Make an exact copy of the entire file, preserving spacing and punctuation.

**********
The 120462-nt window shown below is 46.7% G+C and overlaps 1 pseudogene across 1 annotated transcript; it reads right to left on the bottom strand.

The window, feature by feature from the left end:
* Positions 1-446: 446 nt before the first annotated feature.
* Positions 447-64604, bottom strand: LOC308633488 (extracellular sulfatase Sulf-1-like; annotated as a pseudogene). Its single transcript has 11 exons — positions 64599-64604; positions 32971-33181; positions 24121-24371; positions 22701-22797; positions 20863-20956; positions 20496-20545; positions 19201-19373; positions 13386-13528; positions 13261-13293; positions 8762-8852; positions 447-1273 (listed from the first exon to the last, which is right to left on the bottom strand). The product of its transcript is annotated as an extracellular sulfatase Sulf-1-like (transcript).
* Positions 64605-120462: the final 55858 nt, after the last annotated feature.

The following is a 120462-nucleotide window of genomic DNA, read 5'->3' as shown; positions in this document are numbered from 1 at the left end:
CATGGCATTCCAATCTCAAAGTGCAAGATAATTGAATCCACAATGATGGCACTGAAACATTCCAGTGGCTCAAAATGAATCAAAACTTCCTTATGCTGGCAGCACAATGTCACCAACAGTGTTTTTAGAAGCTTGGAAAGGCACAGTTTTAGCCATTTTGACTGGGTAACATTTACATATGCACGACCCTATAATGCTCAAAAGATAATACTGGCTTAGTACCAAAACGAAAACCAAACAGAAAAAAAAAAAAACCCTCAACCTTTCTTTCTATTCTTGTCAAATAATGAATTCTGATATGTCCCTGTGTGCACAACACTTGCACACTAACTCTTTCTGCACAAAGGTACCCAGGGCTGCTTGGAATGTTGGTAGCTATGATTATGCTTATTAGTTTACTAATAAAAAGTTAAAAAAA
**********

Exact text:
The 120462-nt window shown below is 46.7% G+C and overlaps 1 pseudogene across 1 annotated transcript; it reads right to left on the bottom strand.

The window, feature by feature from the left end:
* Positions 1-446: 446 nt before the first annotated feature.
* Positions 447-64604, bottom strand: LOC308633488 (extracellular sulfatase Sulf-1-like; annotated as a pseudogene). Its single transcript has 11 exons — positions 64599-64604; positions 32971-33181; positions 24121-24371; positions 22701-22797; positions 20863-20956; positions 20496-20545; positions 19201-19373; positions 13386-13528; positions 13261-13293; positions 8762-8852; positions 447-1273 (listed from the first exon to the last, which is right to left on the bottom strand). The product of its transcript is annotated as an extracellular sulfatase Sulf-1-like (transcript).
* Positions 64605-120462: the final 55858 nt, after the last annotated feature.

The following is a 120462-nucleotide window of genomic DNA, read 5'->3' as shown; positions in this document are numbered from 1 at the left end:
CATGGCATTCCAATCTCAAAGTGCAAGATAATTGAATCCACAATGATGGCACTGAAACATTCCAGTGGCTCAAAATGAATCAAAACTTCCTTATGCTGGCAGCACAATGTCACCAACAGTGTTTTTAGAAGCTTGGAAAGGCACAGTTTTAGCCATTTTGACTGGGTAACATTTACATATGCACGACCCTATAATGCTCAAAAGATAATACTGGCTTAGTACCAAAACGAAAACCAAACAGAAAAAAAAAAAAACCCTCAACCTTTCTTTCTATTCTTGTCAAATAATGAATTCTGATATGTCCCTGTGTGCACAACACTTGCACACTAACTCTTTCTGCACAAAGGTACCCAGGGCTGCTTGGAATGTTGGTAGCTATGATTATGCTTATTAGTTTACTAATAAAAAGTTAAAAAAA